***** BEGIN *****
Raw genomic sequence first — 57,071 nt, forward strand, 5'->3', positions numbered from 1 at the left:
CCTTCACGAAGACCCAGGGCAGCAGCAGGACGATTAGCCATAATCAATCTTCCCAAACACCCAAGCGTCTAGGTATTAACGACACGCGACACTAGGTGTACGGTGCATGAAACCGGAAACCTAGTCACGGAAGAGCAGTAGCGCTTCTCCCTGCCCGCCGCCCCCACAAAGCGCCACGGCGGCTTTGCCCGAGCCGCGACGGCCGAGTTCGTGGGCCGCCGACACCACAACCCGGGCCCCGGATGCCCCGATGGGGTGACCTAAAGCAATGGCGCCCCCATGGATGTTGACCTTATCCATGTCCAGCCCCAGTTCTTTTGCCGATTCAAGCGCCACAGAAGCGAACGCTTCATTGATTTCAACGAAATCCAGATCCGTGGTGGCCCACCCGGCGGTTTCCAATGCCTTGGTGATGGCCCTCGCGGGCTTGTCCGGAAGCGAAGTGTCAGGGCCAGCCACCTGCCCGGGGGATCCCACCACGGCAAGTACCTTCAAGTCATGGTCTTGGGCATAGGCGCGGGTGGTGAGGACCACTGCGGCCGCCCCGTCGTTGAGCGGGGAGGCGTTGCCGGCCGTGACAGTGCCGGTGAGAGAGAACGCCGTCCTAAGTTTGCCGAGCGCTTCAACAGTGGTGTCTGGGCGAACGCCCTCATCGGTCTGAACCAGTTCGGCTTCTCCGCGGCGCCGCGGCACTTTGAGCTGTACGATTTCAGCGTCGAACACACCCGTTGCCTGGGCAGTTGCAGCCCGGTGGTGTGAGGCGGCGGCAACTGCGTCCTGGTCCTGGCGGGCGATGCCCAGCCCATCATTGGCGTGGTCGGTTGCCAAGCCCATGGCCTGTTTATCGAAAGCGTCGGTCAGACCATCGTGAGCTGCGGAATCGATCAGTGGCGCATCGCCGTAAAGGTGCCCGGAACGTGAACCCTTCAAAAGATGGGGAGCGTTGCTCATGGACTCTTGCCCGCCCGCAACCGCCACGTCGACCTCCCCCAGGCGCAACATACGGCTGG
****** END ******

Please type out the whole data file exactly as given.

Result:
Raw genomic sequence first — 57,071 nt, forward strand, 5'->3', positions numbered from 1 at the left:
CCTTCACGAAGACCCAGGGCAGCAGCAGGACGATTAGCCATAATCAATCTTCCCAAACACCCAAGCGTCTAGGTATTAACGACACGCGACACTAGGTGTACGGTGCATGAAACCGGAAACCTAGTCACGGAAGAGCAGTAGCGCTTCTCCCTGCCCGCCGCCCCCACAAAGCGCCACGGCGGCTTTGCCCGAGCCGCGACGGCCGAGTTCGTGGGCCGCCGACACCACAACCCGGGCCCCGGATGCCCCGATGGGGTGACCTAAAGCAATGGCGCCCCCATGGATGTTGACCTTATCCATGTCCAGCCCCAGTTCTTTTGCCGATTCAAGCGCCACAGAAGCGAACGCTTCATTGATTTCAACGAAATCCAGATCCGTGGTGGCCCACCCGGCGGTTTCCAATGCCTTGGTGATGGCCCTCGCGGGCTTGTCCGGAAGCGAAGTGTCAGGGCCAGCCACCTGCCCGGGGGATCCCACCACGGCAAGTACCTTCAAGTCATGGTCTTGGGCATAGGCGCGGGTGGTGAGGACCACTGCGGCCGCCCCGTCGTTGAGCGGGGAGGCGTTGCCGGCCGTGACAGTGCCGGTGAGAGAGAACGCCGTCCTAAGTTTGCCGAGCGCTTCAACAGTGGTGTCTGGGCGAACGCCCTCATCGGTCTGAACCAGTTCGGCTTCTCCGCGGCGCCGCGGCACTTTGAGCTGTACGATTTCAGCGTCGAACACACCCGTTGCCTGGGCAGTTGCAGCCCGGTGGTGTGAGGCGGCGGCAACTGCGTCCTGGTCCTGGCGGGCGATGCCCAGCCCATCATTGGCGTGGTCGGTTGCCAAGCCCATGGCCTGTTTATCGAAAGCGTCGGTCAGACCATCGTGAGCTGCGGAATCGATCAGTGGCGCATCGCCGTAAAGGTGCCCGGAACGTGAACCCTTCAAAAGATGGGGAGCGTTGCTCATGGACTCTTGCCCGCCCGCAACCGCCACGTCGACCTCCCCCAGGCGCAACATACGGCTGG